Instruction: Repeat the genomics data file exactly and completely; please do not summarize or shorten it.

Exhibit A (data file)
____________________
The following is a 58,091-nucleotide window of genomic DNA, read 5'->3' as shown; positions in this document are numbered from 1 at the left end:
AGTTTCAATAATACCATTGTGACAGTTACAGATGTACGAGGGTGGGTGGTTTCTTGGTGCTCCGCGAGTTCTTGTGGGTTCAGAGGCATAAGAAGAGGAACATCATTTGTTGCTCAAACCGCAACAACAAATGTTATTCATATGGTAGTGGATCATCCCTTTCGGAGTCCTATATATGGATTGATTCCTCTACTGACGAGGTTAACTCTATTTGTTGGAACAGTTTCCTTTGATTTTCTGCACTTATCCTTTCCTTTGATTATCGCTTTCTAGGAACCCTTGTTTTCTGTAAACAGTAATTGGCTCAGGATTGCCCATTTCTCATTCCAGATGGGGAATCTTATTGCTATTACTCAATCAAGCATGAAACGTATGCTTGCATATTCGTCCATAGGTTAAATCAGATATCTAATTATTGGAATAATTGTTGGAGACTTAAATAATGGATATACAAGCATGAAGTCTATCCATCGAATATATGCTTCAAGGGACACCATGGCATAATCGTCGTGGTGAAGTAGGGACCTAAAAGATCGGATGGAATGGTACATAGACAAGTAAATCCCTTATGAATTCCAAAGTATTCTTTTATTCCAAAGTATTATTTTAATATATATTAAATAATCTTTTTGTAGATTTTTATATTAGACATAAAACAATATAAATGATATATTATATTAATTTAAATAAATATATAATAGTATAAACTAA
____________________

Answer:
The following is a 58,091-nucleotide window of genomic DNA, read 5'->3' as shown; positions in this document are numbered from 1 at the left end:
AGTTTCAATAATACCATTGTGACAGTTACAGATGTACGAGGGTGGGTGGTTTCTTGGTGCTCCGCGAGTTCTTGTGGGTTCAGAGGCATAAGAAGAGGAACATCATTTGTTGCTCAAACCGCAACAACAAATGTTATTCATATGGTAGTGGATCATCCCTTTCGGAGTCCTATATATGGATTGATTCCTCTACTGACGAGGTTAACTCTATTTGTTGGAACAGTTTCCTTTGATTTTCTGCACTTATCCTTTCCTTTGATTATCGCTTTCTAGGAACCCTTGTTTTCTGTAAACAGTAATTGGCTCAGGATTGCCCATTTCTCATTCCAGATGGGGAATCTTATTGCTATTACTCAATCAAGCATGAAACGTATGCTTGCATATTCGTCCATAGGTTAAATCAGATATCTAATTATTGGAATAATTGTTGGAGACTTAAATAATGGATATACAAGCATGAAGTCTATCCATCGAATATATGCTTCAAGGGACACCATGGCATAATCGTCGTGGTGAAGTAGGGACCTAAAAGATCGGATGGAATGGTACATAGACAAGTAAATCCCTTATGAATTCCAAAGTATTCTTTTATTCCAAAGTATTATTTTAATATATATTAAATAATCTTTTTGTAGATTTTTATATTAGACATAAAACAATATAAATGATATATTATATTAATTTAAATAAATATATAATAGTATAAACTAA